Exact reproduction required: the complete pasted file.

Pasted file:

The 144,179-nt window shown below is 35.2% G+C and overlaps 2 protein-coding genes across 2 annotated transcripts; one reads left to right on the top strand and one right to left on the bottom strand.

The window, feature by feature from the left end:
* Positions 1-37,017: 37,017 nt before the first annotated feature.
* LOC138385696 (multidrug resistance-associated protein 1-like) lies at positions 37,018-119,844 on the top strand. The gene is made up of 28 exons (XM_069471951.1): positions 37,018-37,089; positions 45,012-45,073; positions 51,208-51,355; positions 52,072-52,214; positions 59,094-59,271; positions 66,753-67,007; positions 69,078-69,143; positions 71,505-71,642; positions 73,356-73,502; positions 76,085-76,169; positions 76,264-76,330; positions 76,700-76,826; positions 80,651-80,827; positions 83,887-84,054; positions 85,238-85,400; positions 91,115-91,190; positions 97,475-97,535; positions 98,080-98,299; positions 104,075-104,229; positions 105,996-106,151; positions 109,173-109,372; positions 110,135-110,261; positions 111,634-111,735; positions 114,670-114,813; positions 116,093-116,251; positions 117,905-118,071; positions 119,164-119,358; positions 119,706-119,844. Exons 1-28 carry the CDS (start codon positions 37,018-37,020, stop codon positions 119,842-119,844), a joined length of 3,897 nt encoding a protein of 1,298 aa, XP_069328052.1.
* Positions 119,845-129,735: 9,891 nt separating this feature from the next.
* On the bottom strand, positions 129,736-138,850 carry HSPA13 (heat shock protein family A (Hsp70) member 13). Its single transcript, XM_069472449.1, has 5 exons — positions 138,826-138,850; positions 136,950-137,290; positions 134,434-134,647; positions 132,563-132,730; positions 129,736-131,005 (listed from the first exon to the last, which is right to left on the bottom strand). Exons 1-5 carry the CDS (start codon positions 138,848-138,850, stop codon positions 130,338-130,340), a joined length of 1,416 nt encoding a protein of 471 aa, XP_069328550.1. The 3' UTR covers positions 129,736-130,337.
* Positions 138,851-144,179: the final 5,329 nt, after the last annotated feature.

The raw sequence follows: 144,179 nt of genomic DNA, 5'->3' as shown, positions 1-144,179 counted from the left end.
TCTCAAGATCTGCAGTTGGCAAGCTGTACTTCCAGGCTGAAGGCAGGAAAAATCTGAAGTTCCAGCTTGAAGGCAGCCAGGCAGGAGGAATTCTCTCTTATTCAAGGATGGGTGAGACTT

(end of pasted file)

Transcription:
The 144,179-nt window shown below is 35.2% G+C and overlaps 2 protein-coding genes across 2 annotated transcripts; one reads left to right on the top strand and one right to left on the bottom strand.

The window, feature by feature from the left end:
* Positions 1-37,017: 37,017 nt before the first annotated feature.
* LOC138385696 (multidrug resistance-associated protein 1-like) lies at positions 37,018-119,844 on the top strand. The gene is made up of 28 exons (XM_069471951.1): positions 37,018-37,089; positions 45,012-45,073; positions 51,208-51,355; positions 52,072-52,214; positions 59,094-59,271; positions 66,753-67,007; positions 69,078-69,143; positions 71,505-71,642; positions 73,356-73,502; positions 76,085-76,169; positions 76,264-76,330; positions 76,700-76,826; positions 80,651-80,827; positions 83,887-84,054; positions 85,238-85,400; positions 91,115-91,190; positions 97,475-97,535; positions 98,080-98,299; positions 104,075-104,229; positions 105,996-106,151; positions 109,173-109,372; positions 110,135-110,261; positions 111,634-111,735; positions 114,670-114,813; positions 116,093-116,251; positions 117,905-118,071; positions 119,164-119,358; positions 119,706-119,844. Exons 1-28 carry the CDS (start codon positions 37,018-37,020, stop codon positions 119,842-119,844), a joined length of 3,897 nt encoding a protein of 1,298 aa, XP_069328052.1.
* Positions 119,845-129,735: 9,891 nt separating this feature from the next.
* On the bottom strand, positions 129,736-138,850 carry HSPA13 (heat shock protein family A (Hsp70) member 13). Its single transcript, XM_069472449.1, has 5 exons — positions 138,826-138,850; positions 136,950-137,290; positions 134,434-134,647; positions 132,563-132,730; positions 129,736-131,005 (listed from the first exon to the last, which is right to left on the bottom strand). Exons 1-5 carry the CDS (start codon positions 138,848-138,850, stop codon positions 130,338-130,340), a joined length of 1,416 nt encoding a protein of 471 aa, XP_069328550.1. The 3' UTR covers positions 129,736-130,337.
* Positions 138,851-144,179: the final 5,329 nt, after the last annotated feature.

The raw sequence follows: 144,179 nt of genomic DNA, 5'->3' as shown, positions 1-144,179 counted from the left end.
TCTCAAGATCTGCAGTTGGCAAGCTGTACTTCCAGGCTGAAGGCAGGAAAAATCTGAAGTTCCAGCTTGAAGGCAGCCAGGCAGGAGGAATTCTCTCTTATTCAAGGATGGGTGAGACTT